- Good to the Grain: I’ve mentioned this book here many times before, but I credit this one for getting me back into baking. Some of the whole grains she uses are a bit difficult to find, but once you find them, there are plenty of recipes to make with them. I think most of our family’s favorite baked goods come from this cookbook.
- The Pioneer Woman Cooks: Nobody does comfort food like PW, if you ask me. This definitely isn’t clean eating, but I do appreciate how she uses real food ingredients in all of her recipes. PW has my go-to recipes for meatloaf, chicken pot pie, and this chocolate cake that I make for Oktoberfest every year. My pet peeve with this cookbook is that she has since published many of the recipes on her blog (see links for the recipes above), so you probably don’t need the cookbook. She has a few others out now that might be worth checking out at your local library, and I always feel good about supporting a food blogger that I like by buying her (or his) cookbook.
- The Complete Book of Small-Batch Preserving: My mom gave this to me for Christmas a few years ago, and I use it so often that I store it in my cookbook holder (which, incidentally would make a great companion gift to give with any of these cookbooks). With our backyard garden, I often have stuff trickling in throughout the season whereas some things come in hoards all at once. Since this book is focused on small batches, it helped me realize that even putting up a few pints of something is worthwhile if it means 1) making sure we’re not wasting food and 2) we get so much satisfaction out of it in the middle of February. It is also helpful because it gives me the chance to try a small batch recipe to see whether or not we like it or what tweaks I want to make for a bigger batch.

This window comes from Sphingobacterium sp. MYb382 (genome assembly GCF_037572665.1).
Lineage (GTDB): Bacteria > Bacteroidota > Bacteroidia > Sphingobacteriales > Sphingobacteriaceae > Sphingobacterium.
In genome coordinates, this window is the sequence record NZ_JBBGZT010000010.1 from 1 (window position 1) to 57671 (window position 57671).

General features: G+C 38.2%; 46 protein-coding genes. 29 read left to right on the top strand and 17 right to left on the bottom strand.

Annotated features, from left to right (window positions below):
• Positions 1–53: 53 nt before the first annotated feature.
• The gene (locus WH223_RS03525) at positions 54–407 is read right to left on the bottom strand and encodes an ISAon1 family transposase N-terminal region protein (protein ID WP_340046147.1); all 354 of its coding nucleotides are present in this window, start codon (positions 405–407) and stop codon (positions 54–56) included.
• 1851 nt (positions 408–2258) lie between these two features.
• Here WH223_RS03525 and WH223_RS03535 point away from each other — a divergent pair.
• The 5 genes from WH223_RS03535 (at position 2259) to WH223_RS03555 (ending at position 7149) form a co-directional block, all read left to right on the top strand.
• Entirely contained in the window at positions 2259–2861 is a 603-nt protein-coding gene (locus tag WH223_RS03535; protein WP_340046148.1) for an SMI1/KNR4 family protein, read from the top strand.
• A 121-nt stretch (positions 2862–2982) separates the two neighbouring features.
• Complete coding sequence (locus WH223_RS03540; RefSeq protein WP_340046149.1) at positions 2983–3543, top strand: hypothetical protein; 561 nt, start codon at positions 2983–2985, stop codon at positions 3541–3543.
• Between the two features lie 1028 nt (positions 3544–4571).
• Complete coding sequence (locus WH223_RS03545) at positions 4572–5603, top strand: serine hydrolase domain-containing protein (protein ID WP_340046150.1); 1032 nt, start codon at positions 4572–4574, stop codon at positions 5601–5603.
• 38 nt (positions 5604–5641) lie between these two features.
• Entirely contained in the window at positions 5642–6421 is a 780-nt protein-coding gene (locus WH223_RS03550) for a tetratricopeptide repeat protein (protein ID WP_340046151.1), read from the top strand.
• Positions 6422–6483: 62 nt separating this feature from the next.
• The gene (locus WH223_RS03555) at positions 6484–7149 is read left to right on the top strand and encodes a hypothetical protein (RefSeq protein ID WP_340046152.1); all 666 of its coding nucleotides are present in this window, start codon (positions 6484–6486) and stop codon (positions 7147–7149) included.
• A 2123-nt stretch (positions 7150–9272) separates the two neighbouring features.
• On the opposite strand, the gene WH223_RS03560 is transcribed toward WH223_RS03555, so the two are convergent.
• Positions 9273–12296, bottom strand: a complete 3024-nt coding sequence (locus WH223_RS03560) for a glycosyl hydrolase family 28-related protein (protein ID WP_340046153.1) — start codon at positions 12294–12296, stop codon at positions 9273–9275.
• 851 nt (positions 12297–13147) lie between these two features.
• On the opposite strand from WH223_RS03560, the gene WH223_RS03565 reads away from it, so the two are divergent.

- Moosewood Restaurant Cooks at Home: I bought this at a garage sale a long time ago. It’s now falling apart and has my notes and spills throughout. I don’t think you can go wrong with any Moosewood cookbooks. If you have any vegetarians on your Christmas list, they need a Moosewood cookbook in their collection. But even non-vegetarians will find some great gems for Meatless Mondays in 2015.
- The Smitten Kitchen Cookbook: Smitten Kitchen is one of my favorite food blogs. Deb has never led me astray, she uses real ingredients, and tries to simplify rather than complicate all of her recipes. Her cookbook is more of the same (and doesn’t duplicate the blog, which is really saying something since SK has been around for a looong time).